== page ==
The Immigration Bill is an opportunity to prove we have learned the lessons of the Windrush Scandal. Please use it to end the hostile environment and redesign the immigration system with humanity, dignity and respect at its core.”

Hands Off Our NHS

Councillor Alan Hall has written directly to the Secretary of State for International Trade and President of the Board, Liz Truss calling for the Government to protect the NHS in any trade deal with the US.

Write to your MP now to support the NHS

“While our NHS staff are fighting coronavirus, please will you thank them by protecting our NHS from trade deals? Clapping isn’t enough.” – Cllr Alan Hall

Full text of the letter:

Secretary of State for International Trade and President of the Board of Trade and Minister for Women and Equalities
The Rt Hon Elizabeth Truss MP

Dear Rt Hon Elizabeth Truss MP,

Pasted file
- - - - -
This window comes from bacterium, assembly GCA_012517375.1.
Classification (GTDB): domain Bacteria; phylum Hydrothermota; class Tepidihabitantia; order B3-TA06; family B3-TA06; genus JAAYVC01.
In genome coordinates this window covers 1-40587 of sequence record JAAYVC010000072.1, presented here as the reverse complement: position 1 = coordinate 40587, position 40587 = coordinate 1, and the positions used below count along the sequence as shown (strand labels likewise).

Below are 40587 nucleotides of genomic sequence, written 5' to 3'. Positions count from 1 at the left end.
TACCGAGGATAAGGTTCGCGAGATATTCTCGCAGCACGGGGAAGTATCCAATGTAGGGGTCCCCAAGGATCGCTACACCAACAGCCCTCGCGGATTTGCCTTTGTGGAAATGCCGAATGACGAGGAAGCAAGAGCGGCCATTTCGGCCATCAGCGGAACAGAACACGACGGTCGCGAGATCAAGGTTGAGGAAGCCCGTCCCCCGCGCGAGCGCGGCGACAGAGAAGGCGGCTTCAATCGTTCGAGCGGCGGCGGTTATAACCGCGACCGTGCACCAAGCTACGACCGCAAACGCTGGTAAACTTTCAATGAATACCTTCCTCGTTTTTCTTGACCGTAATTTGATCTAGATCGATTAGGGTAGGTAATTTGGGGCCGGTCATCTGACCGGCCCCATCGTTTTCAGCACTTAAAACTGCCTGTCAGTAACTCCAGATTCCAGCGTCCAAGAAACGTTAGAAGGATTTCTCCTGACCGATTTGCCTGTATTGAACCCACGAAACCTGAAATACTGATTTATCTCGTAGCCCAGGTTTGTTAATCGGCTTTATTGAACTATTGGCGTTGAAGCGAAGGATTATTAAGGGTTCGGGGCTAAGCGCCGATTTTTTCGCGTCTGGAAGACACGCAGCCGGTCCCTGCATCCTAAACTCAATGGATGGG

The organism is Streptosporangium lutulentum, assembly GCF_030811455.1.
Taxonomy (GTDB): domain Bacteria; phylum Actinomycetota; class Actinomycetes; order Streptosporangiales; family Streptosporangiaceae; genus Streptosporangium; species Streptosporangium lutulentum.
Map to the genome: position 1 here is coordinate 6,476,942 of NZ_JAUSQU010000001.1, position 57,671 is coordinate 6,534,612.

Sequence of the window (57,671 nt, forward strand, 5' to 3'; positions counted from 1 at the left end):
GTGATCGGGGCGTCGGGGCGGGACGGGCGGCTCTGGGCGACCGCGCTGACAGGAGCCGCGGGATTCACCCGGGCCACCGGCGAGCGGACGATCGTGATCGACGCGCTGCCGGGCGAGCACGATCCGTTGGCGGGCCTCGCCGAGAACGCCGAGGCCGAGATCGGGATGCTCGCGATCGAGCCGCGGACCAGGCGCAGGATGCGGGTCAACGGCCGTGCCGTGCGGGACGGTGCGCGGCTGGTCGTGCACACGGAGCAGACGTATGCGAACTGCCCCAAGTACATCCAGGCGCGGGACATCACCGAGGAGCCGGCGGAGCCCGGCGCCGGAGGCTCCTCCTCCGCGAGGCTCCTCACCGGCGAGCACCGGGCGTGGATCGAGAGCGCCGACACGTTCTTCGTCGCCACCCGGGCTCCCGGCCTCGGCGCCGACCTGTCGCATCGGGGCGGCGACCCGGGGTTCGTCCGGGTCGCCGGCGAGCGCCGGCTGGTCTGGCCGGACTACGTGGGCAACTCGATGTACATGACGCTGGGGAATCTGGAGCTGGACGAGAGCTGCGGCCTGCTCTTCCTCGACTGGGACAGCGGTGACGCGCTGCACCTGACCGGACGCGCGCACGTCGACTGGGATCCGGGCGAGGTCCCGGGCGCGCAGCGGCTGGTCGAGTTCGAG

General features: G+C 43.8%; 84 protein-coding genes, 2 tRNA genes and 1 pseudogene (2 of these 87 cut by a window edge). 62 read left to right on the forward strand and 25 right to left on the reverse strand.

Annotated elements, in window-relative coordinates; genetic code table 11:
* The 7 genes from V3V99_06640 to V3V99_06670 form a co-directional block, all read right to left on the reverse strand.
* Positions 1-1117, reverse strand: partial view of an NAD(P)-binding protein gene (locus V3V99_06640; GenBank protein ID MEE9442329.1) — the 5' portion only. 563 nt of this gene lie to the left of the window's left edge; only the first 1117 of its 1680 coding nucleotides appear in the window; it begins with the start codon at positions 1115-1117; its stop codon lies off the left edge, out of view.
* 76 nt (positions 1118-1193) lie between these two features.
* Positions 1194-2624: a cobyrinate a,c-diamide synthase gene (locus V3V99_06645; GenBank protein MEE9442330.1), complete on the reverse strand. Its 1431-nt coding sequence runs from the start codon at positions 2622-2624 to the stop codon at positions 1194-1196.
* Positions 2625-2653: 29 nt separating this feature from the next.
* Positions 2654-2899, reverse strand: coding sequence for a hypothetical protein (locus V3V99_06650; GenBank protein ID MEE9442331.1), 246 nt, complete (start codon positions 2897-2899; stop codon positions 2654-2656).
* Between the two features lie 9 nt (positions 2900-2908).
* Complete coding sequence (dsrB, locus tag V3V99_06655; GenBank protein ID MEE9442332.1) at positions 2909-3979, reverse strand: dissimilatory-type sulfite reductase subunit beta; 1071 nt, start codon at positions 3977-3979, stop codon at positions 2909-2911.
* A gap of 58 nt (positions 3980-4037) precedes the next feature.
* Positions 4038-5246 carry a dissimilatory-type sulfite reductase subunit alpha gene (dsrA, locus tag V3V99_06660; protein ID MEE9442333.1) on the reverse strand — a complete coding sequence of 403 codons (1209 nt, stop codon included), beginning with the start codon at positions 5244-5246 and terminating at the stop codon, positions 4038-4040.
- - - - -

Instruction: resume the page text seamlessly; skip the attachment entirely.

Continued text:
In a global pandemic, our NHS is more vital than ever, and it has to be protected.

I’m writing because I am very concerned about the effect that a US trade deal will have on the NHS. Negotiations are already underway, despite the pandemic. The Trade Bill is back in Parliament this week, does it contain any measures to protect the NHS from trade deals? We need a legally binding commitment in the form of an amendment to the Trade Bill.

There are the five things that the Trade Bill needs to include if the NHS is to be properly protected:

  • Specific legislation for the NHS, all health-relevant services and regulation: Including a clause that the government will not conclude a trade agreement which alters the way NHS services are provided, liberalises healthcare further, or opens up parts of the NHS to foreign investment.
  • No use of negative listing: these clauses require that all industries are liberalised in trade agreements unless there are specific carve-outs. It is not always easy to define what services count as health services: for instance, digital services may seem irrelevant to health, but NHS data management and GP appointments are increasingly digitised. Negative lists therefore make it harder for governments to regulate and provide health services.